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1.  The Human Nuclear Poly(A)-Binding Protein Promotes RNA Hyperadenylation and Decay 
PLoS Genetics  2013;9(10):e1003893.
Control of nuclear RNA stability is essential for proper gene expression, but the mechanisms governing RNA degradation in mammalian nuclei are poorly defined. In this study, we uncover a mammalian RNA decay pathway that depends on the nuclear poly(A)-binding protein (PABPN1), the poly(A) polymerases (PAPs), PAPα and PAPγ, and the exosome subunits RRP6 and DIS3. Using a targeted knockdown approach and nuclear RNA reporters, we show that PABPN1 and PAPα, redundantly with PAPγ, generate hyperadenylated decay substrates that are recognized by the exosome and degraded. Poly(A) tail extension appears to be necessary for decay, as cordycepin treatment or point mutations in the PAP-stimulating domain of PABPN1 leads to the accumulation of stable transcripts with shorter poly(A) tails than controls. Mechanistically, these data suggest that PABPN1-dependent promotion of PAP activity can stimulate nuclear RNA decay. Importantly, efficiently exported RNAs are unaffected by this decay pathway, supporting an mRNA quality control function for this pathway. Finally, analyses of both bulk poly(A) tails and specific endogenous transcripts reveals that a subset of nuclear RNAs are hyperadenylated in a PABPN1-dependent fashion, and this hyperadenylation can be either uncoupled or coupled with decay. Our results highlight a complex relationship between PABPN1, PAPα/γ, and nuclear RNA decay, and we suggest that these activities may play broader roles in the regulation of human gene expression.
Author Summary
In eukaryotes, mRNAs include a stretch of adenosine nucleotides at their 3′ end termed the poly(A) tail. In the cytoplasm, the poly(A) tail stimulates translation of the mRNA into protein, and protects the transcript from degradation. Evidence suggests that poly(A) tails may play distinct roles in RNA metabolism in the nucleus, but little is known about these functions and mechanisms. We show here that poly(A) tails can stimulate transcript decay in the nucleus, a function mediated by the ubiquitous nuclear poly(A) binding protein PABPN1. We find that PABPN1 is required for the degradation of a viral nuclear noncoding RNA as well as an inefficiently exported human mRNA. Importantly, the targeting of RNAs to this decay pathway requires the PABPN1 and poly(A) polymerase-dependent extension of the poly(A) tail. Nuclear transcripts with longer poly(A) tails are then selectively degraded by components of the nuclear exosome. These studies elucidate mechanisms that mammalian cells use to ensure proper mRNA “quality control” and may be important to regulate the expression of nuclear noncoding RNAs. Furthermore, our results suggest that the poly(A) tail has diverse and context-specific roles in gene expression.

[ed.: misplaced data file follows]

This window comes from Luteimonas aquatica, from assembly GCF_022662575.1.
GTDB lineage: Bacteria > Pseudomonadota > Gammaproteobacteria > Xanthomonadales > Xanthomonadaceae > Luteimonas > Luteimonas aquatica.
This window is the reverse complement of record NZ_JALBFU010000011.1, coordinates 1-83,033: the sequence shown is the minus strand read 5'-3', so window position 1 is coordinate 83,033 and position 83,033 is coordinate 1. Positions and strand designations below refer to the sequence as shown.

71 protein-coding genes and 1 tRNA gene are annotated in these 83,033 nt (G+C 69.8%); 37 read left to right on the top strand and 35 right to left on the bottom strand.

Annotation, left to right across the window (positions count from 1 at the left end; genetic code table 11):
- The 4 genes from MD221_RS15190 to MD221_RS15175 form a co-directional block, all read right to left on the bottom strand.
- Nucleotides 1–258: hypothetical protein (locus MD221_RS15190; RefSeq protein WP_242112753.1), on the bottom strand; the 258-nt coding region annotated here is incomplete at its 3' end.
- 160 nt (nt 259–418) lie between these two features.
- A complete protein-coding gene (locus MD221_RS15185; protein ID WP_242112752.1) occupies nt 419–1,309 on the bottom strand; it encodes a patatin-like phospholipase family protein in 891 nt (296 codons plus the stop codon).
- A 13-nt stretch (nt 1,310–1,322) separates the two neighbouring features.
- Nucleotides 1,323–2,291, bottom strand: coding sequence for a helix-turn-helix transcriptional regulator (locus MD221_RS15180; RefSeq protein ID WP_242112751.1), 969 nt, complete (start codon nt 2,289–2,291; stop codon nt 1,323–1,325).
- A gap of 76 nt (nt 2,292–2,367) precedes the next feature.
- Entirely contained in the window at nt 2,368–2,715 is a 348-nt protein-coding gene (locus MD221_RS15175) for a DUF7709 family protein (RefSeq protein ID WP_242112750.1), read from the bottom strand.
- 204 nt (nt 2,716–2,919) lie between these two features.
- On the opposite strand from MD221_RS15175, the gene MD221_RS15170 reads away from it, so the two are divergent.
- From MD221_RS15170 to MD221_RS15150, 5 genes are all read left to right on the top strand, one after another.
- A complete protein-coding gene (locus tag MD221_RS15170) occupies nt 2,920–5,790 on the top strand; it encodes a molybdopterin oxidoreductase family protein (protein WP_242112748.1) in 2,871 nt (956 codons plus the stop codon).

doi:10.1371/journal.pgen.1003893
PMCID: PMC3798265  PMID: 24146636
2.  The assembly of a GTPase–kinase signalling complex by a bacterial catalytic scaffold 
Nature  2010;469(7328):107-111.
The fidelity and specificity of information flow within a cell is controlled by scaffolding proteins that assemble and link enzymes into signalling circuits1,2. These circuits can be inhibited by bacterial effector proteins that post-translationally modify individual pathway components3–6. However, there is emerging evidence that pathogens directly organize higher-order signalling networks through enzyme scaffolding7,8, and the identity of the effectors and their mechanisms of action are poorly understood. Here we identify the enterohaemorrhagic Escherichia coli O157:H7 type III effector EspG as a regulator of endomembrane trafficking using a functional screen, and report ADP-ribosylation factor (ARF) GTPases and p21-activated kinases (PAKs) as its relevant host substrates. The 2.5 Å crystal structure of EspG in complex with ARF6 shows how EspG blocks GTPase-activating-protein-assisted GTP hydrolysis, revealing a potent mechanism of GTPase signalling inhibition at organelle membranes. In addition, the 2.8 Å crystal structure of EspG in complex with the autoinhibitory Iα3-helix of PAK2 defines a previously unknown catalytic site in EspG and provides an allosteric mechanism of kinase activation by a bacterial effector. Unexpectedly, ARF and PAKs are organized on adjacent surfaces of EspG, indicating its role as a ‘catalytic scaffold’ that effectively reprograms cellular events through the functional assembly of GTPase-kinase signalling complex.
doi:10.1038/nature09593
PMCID: PMC3675890  PMID: 21170023
3.  Defining the pathway of cytoplasmic maturation of the 60S ribosomal subunit 
Molecular cell  2010;39(2):196-208.
In eukaryotic cells the final maturation of ribosomes occurs in the cytoplasm, where trans-acting factors are removed and critical ribosomal proteins are added for functionality. Here, we have carried out a comprehensive analysis of cytoplasmic maturation, ordering the known steps into a coherent pathway. Maturation is initiated by the ATPase Drg1. Downstream, assembly of the ribosome stalk is essential for the release of Tif6. The stalk recruits GTPases during translation. Because the GTPase Efl1, which is required for the release of Tif6, resembles the translation elongation factor eEF2, we suggest that assembly of the stalk recruits Efl1, triggering a step in 60S biogenesis that mimics aspects of translocation. Efl1 could thereby provide a mechanism to functionally check the nascent subunit. Finally, the release of Tif6 is a prerequisite for the release of the nuclear export adapter Nmd3. Establishing this pathway provides an important conceptual framework for understanding ribosome maturation.
doi:10.1016/j.molcel.2010.06.018
PMCID: PMC2925414  PMID: 20670889
ribosome; ribosome biogenesis; EFL1; NMD3; TIF6

Results 1-3 (3)